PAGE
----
This leads to the second major theme of the novel: conditioning. As individual families are done away with (indeed in the novel nothing is more offensive than being called a mother or father) so too is individuality itself. This is replaced with making people grow up liking what they do without ever thinking about it.
“And that,” put the Director sententiously, “that is the secret of happiness and virtue — liking what you’ve got to do. All conditioning aims at that: making people like their unescapable social destiny.”
The conditioning is done in the novel through the use of Soma, a drug people take when they are beginning to feel depressed even a little. The more Soma you take the better you feel. And as long as you are happy, can you possibly have any complaints? Is not pure bliss what this entire journey on earth is all about? This same concept is fleshed out in Farenheit 451 in which the “Soma” people take is the T.V. And in Anderson’s Feed, the drug people cling to is materialism. I believe these latter two writers created a conditioning that is perhaps more true to the everyday person, but they probably both were building off of what Huxley purports in his novel.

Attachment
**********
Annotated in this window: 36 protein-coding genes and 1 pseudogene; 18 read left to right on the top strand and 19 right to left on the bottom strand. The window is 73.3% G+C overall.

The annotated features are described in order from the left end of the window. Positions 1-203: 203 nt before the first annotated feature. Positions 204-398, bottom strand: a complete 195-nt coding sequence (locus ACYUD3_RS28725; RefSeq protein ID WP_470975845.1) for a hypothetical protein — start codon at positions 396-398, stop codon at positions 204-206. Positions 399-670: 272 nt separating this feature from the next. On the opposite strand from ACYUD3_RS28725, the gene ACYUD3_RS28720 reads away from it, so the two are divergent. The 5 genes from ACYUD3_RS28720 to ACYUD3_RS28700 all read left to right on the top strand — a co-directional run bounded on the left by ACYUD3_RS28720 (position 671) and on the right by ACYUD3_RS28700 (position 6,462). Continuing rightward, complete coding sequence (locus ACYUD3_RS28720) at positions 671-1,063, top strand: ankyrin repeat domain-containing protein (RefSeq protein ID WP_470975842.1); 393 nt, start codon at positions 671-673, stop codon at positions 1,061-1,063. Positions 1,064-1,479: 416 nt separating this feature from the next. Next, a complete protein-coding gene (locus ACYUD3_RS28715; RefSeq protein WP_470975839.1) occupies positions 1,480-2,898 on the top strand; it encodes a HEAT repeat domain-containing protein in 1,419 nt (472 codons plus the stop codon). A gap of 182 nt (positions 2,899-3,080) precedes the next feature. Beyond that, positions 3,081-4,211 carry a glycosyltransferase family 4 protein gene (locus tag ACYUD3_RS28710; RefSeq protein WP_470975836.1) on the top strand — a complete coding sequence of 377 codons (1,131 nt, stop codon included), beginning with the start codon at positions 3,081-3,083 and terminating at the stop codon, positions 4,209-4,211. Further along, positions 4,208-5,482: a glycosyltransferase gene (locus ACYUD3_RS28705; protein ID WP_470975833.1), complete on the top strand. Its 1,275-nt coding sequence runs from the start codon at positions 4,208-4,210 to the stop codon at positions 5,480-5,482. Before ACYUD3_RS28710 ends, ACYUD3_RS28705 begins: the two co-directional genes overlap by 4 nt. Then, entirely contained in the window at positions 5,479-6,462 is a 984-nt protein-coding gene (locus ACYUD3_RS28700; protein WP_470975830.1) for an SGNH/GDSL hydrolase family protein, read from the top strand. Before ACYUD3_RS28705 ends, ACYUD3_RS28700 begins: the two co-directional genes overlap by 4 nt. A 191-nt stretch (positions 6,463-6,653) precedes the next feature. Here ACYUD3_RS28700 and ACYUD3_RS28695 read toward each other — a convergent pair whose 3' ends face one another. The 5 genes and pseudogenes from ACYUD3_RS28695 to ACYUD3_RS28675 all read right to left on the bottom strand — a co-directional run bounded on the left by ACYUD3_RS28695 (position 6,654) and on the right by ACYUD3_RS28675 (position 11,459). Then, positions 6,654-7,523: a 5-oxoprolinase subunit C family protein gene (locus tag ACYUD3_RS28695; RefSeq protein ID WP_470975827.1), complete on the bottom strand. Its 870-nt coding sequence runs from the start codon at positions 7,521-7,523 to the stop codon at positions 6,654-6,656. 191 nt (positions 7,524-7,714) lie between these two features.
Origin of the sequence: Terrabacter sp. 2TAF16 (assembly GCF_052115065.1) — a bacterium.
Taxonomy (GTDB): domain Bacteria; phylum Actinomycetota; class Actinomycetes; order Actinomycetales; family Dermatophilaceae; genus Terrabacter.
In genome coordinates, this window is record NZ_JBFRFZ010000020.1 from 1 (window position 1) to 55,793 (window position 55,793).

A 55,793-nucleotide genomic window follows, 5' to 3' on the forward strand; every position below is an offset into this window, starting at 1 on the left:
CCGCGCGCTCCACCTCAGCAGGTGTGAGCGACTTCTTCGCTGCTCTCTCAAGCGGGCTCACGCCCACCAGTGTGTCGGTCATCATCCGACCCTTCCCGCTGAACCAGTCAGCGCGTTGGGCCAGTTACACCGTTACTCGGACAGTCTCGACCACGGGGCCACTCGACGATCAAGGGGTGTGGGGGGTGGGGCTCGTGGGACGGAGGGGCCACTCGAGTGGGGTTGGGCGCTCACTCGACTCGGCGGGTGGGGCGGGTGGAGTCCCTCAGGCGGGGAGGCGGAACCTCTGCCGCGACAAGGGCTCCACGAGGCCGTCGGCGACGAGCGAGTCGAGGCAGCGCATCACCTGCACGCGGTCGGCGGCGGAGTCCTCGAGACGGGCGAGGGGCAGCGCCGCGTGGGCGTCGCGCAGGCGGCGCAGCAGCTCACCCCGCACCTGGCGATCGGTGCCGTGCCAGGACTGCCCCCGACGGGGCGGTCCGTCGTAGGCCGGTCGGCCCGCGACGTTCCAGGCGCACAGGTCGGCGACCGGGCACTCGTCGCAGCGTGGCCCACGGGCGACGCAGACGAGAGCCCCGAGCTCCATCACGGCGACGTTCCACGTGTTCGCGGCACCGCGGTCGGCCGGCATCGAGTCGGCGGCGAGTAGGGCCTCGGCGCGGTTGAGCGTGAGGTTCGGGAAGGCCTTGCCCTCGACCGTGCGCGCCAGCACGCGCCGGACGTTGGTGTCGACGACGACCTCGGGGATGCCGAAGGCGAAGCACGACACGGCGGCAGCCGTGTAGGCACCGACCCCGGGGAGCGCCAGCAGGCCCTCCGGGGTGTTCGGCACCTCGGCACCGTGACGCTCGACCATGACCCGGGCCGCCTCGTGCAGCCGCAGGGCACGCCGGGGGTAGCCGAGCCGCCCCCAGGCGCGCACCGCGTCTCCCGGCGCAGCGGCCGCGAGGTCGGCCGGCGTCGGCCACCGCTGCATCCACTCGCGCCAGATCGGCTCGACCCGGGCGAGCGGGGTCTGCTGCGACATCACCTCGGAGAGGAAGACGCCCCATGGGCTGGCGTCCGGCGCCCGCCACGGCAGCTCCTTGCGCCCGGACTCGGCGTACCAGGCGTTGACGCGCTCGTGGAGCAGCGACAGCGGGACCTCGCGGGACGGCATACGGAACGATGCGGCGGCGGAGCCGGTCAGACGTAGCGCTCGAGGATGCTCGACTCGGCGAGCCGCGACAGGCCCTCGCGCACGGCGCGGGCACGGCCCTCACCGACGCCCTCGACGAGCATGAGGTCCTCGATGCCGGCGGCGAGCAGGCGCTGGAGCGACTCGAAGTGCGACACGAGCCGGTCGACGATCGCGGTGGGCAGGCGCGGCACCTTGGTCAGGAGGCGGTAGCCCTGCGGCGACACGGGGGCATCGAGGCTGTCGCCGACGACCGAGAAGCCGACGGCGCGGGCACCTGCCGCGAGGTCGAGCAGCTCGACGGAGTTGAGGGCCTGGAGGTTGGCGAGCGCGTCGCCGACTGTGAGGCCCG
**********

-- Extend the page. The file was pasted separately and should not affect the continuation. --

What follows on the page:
But the main character, Bernard Marx, is not so convinced that his world is necessarily on the right track. Instead of flooding his mind with Soma, Bernard decides to question the authenticity of his world. At his bi-weekly Solidarity Service meeting, a meeting of six men and six women, Bernard’s uneasiness begins to show. The meeting begins with everyone taking Soma and quickly becomes a religious ceremony in which all twelve occupants “become one” to the music of “Orgy-porgy” and dancing. As religion has died in this world and been replaced with Ford, materialism, the service functions as their transcendental fix — every man needs to belong to something outside of himself. While the taboos of explicit writing about sex were definitely in vogue at this time (1932) Huxley only hints at the issue here. But the conclusion can easily be made that this scene displays the replacing of supernatural religion with various material religions, one being that of sex as the phrase “twelve becomes one” is repeated. Despite there being a common feeling of transcendence among the majority of the party, Bernard still feels utterly alone in their midst and despite the Soma.
He was as miserably isolated now as he had been when the service began — more isolated by the reason of his unreplenished emptiness, his dead satiety. Separate and unatoned, while the others were being fused into the Greater Being… much more alone, indeed, more hopelessly himself than he had ever been in his life before. He had emerged from that crimson twilight into the common electric glare with a self-consciousness intensified to the pitch of agony. He was utterly miserable…